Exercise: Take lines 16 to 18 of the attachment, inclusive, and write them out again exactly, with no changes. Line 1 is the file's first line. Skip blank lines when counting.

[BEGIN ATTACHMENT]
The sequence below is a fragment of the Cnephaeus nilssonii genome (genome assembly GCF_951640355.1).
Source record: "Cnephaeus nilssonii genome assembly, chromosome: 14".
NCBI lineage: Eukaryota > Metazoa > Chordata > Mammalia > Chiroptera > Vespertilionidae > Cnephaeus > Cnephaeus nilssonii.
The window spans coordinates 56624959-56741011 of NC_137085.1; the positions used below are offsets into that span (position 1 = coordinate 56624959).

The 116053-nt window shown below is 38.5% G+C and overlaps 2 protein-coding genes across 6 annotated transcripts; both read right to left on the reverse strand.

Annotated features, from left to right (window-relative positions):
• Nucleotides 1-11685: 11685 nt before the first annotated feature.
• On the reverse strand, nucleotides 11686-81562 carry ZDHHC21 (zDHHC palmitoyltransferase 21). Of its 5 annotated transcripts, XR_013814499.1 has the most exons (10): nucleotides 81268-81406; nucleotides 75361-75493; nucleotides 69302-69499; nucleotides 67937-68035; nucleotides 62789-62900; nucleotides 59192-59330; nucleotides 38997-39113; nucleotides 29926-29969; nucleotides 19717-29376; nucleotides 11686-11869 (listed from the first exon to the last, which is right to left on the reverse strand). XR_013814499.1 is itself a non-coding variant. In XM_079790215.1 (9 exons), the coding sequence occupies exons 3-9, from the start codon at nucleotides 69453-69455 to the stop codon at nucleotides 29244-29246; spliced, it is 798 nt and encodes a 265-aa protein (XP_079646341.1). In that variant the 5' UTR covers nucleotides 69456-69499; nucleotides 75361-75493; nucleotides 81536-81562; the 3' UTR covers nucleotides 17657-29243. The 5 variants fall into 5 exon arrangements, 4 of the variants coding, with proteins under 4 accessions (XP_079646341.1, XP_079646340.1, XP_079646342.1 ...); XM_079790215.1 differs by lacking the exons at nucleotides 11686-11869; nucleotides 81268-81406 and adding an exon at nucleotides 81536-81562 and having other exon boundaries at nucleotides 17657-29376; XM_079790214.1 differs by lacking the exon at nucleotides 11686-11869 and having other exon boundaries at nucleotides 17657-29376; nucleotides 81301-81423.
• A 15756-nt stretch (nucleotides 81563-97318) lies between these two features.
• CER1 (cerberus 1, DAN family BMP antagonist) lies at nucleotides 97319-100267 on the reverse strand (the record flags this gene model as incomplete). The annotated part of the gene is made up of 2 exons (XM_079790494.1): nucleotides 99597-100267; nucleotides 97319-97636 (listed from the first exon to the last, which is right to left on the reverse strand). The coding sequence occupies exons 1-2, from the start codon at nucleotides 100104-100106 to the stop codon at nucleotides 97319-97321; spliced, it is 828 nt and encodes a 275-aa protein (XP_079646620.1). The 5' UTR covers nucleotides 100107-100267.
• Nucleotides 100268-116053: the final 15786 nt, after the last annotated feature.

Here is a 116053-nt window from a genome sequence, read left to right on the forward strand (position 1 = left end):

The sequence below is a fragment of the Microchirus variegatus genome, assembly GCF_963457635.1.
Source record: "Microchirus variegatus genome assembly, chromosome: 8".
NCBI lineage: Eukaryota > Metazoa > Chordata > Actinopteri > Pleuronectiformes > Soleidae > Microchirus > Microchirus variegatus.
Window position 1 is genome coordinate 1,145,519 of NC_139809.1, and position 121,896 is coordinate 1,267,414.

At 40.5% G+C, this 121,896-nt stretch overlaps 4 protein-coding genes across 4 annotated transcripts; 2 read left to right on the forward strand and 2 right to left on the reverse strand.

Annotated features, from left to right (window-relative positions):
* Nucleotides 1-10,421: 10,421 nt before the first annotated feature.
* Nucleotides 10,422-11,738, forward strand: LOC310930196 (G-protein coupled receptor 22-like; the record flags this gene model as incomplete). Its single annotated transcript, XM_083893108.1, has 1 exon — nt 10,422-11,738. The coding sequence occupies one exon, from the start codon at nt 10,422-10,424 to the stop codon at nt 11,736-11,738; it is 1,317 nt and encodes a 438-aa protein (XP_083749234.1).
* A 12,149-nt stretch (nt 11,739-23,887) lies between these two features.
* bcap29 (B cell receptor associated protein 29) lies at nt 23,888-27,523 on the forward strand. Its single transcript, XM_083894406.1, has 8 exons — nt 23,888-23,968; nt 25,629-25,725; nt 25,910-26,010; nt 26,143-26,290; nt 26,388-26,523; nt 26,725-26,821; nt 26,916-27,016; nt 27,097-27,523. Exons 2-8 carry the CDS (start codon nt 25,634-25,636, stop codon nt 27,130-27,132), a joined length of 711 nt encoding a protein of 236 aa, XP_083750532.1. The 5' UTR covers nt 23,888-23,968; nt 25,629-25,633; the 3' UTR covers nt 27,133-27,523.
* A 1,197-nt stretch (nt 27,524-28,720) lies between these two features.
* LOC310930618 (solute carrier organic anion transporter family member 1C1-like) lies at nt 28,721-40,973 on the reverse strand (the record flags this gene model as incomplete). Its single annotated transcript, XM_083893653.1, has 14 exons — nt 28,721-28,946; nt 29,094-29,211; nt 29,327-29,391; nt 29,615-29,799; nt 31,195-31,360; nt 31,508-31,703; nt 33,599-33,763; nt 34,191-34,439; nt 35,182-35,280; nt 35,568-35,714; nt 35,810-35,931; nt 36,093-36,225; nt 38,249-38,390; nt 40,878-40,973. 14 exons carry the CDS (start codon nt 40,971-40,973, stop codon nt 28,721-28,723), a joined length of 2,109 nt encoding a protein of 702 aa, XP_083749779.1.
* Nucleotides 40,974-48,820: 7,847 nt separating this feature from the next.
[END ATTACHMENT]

Window position 1 is genome coordinate 1,145,519 of NC_139809.1, and position 121,896 is coordinate 1,267,414.

At 40.5% G+C, this 121,896-nt stretch overlaps 4 protein-coding genes across 4 annotated transcripts; 2 read left to right on the forward strand and 2 right to left on the reverse strand.

Annotated features, from left to right (window-relative positions):